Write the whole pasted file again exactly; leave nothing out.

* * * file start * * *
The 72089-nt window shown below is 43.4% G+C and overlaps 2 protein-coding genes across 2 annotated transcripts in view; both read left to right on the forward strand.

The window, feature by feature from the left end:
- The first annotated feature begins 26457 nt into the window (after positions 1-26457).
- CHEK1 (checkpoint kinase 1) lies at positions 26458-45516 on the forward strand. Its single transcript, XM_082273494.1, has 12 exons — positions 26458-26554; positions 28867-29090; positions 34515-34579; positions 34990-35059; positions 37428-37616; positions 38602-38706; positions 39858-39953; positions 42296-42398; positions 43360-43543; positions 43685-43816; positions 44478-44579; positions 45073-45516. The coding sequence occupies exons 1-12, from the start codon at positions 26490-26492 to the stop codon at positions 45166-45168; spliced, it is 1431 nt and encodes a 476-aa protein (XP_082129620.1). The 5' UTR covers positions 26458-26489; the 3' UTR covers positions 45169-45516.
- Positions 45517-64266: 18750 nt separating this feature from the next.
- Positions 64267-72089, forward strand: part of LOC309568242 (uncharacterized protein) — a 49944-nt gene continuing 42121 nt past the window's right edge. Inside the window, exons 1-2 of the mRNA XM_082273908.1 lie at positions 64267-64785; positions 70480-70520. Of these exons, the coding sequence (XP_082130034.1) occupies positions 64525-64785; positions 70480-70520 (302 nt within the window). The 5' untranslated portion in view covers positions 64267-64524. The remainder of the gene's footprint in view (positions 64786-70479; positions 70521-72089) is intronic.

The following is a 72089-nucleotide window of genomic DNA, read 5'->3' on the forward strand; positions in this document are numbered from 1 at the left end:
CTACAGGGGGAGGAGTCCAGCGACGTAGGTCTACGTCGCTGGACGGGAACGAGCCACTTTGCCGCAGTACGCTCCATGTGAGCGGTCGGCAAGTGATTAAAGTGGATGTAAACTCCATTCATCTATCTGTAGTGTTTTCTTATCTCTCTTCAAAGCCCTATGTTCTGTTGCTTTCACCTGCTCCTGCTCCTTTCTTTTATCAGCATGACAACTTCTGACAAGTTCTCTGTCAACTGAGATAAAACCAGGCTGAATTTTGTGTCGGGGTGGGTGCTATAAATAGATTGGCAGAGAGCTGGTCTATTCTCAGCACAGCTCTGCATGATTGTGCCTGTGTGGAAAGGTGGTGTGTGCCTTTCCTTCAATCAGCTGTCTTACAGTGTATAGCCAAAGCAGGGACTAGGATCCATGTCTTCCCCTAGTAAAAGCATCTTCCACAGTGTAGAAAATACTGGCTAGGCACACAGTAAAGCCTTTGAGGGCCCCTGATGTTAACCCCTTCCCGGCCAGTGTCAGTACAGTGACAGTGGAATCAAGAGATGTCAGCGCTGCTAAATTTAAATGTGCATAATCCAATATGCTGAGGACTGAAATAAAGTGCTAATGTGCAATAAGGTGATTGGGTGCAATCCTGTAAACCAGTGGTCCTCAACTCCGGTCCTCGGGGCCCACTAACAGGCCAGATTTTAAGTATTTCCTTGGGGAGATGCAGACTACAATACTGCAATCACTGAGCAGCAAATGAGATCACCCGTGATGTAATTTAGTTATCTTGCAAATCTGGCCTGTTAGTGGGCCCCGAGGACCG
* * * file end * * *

The 72089-nt window shown below is 43.4% G+C and overlaps 2 protein-coding genes across 2 annotated transcripts in view; both read left to right on the forward strand.

The window, feature by feature from the left end:
- The first annotated feature begins 26457 nt into the window (after positions 1-26457).
- CHEK1 (checkpoint kinase 1) lies at positions 26458-45516 on the forward strand. Its single transcript, XM_082273494.1, has 12 exons — positions 26458-26554; positions 28867-29090; positions 34515-34579; positions 34990-35059; positions 37428-37616; positions 38602-38706; positions 39858-39953; positions 42296-42398; positions 43360-43543; positions 43685-43816; positions 44478-44579; positions 45073-45516. The coding sequence occupies exons 1-12, from the start codon at positions 26490-26492 to the stop codon at positions 45166-45168; spliced, it is 1431 nt and encodes a 476-aa protein (XP_082129620.1). The 5' UTR covers positions 26458-26489; the 3' UTR covers positions 45169-45516.
- Positions 45517-64266: 18750 nt separating this feature from the next.
- Positions 64267-72089, forward strand: part of LOC309568242 (uncharacterized protein) — a 49944-nt gene continuing 42121 nt past the window's right edge. Inside the window, exons 1-2 of the mRNA XM_082273908.1 lie at positions 64267-64785; positions 70480-70520. Of these exons, the coding sequence (XP_082130034.1) occupies positions 64525-64785; positions 70480-70520 (302 nt within the window). The 5' untranslated portion in view covers positions 64267-64524. The remainder of the gene's footprint in view (positions 64786-70479; positions 70521-72089) is intronic.

The following is a 72089-nucleotide window of genomic DNA, read 5'->3' on the forward strand; positions in this document are numbered from 1 at the left end:
CTACAGGGGGAGGAGTCCAGCGACGTAGGTCTACGTCGCTGGACGGGAACGAGCCACTTTGCCGCAGTACGCTCCATGTGAGCGGTCGGCAAGTGATTAAAGTGGATGTAAACTCCATTCATCTATCTGTAGTGTTTTCTTATCTCTCTTCAAAGCCCTATGTTCTGTTGCTTTCACCTGCTCCTGCTCCTTTCTTTTATCAGCATGACAACTTCTGACAAGTTCTCTGTCAACTGAGATAAAACCAGGCTGAATTTTGTGTCGGGGTGGGTGCTATAAATAGATTGGCAGAGAGCTGGTCTATTCTCAGCACAGCTCTGCATGATTGTGCCTGTGTGGAAAGGTGGTGTGTGCCTTTCCTTCAATCAGCTGTCTTACAGTGTATAGCCAAAGCAGGGACTAGGATCCATGTCTTCCCCTAGTAAAAGCATCTTCCACAGTGTAGAAAATACTGGCTAGGCACACAGTAAAGCCTTTGAGGGCCCCTGATGTTAACCCCTTCCCGGCCAGTGTCAGTACAGTGACAGTGGAATCAAGAGATGTCAGCGCTGCTAAATTTAAATGTGCATAATCCAATATGCTGAGGACTGAAATAAAGTGCTAATGTGCAATAAGGTGATTGGGTGCAATCCTGTAAACCAGTGGTCCTCAACTCCGGTCCTCGGGGCCCACTAACAGGCCAGATTTTAAGTATTTCCTTGGGGAGATGCAGACTACAATACTGCAATCACTGAGCAGCAAATGAGATCACCCGTGATGTAATTTAGTTATCTTGCAAATCTGGCCTGTTAGTGGGCCCCGAGGACCG